I heard this phrase a few times but I still can't grasp its meaning. Does it mean, "as much as you would like"?
You can translate it as "Knock yourself out". It means "Go ahead and do that thing, if you want to". Sometimes it's said sarcastically, as if the thing the other person wants to do/try isn't going to work out. Sometimes it's just used as "Please, go ahead", without a sarcastic tone. If there is an exclamation mark after it (or the spoken equivalent) it's probably sarcastic.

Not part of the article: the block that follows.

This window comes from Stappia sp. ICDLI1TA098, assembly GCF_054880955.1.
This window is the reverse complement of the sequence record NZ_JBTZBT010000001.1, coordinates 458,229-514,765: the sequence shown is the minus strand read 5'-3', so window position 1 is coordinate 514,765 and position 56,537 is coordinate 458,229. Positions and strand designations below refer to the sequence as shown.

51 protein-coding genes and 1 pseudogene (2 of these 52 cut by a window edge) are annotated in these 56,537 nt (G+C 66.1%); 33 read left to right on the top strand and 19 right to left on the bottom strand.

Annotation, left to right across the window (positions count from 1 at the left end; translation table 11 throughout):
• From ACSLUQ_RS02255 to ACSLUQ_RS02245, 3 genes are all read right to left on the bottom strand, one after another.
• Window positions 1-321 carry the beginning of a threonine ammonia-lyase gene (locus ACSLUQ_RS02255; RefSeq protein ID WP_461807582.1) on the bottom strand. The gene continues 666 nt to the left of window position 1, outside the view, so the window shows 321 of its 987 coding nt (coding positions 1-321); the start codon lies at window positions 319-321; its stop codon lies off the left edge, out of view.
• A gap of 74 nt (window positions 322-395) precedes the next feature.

I usually see it written as 思い切ってどうぞ.
思い切る, as you might guess from the letters, literally means "to stop deliberating/thinking". It can actually have two meanings: "to give up", or to "decide". That said, when it's used as 「思いっきり」, it always means to do something decisively, with gusto and without reservation.
思いっきり has been idiomatized to the point that it no longer necessarily modifies a verb; it can serve to emphasize an adjective as well: 「彼は思いっきり弾けた人格だ」(he's got a extremely spontaneous personality).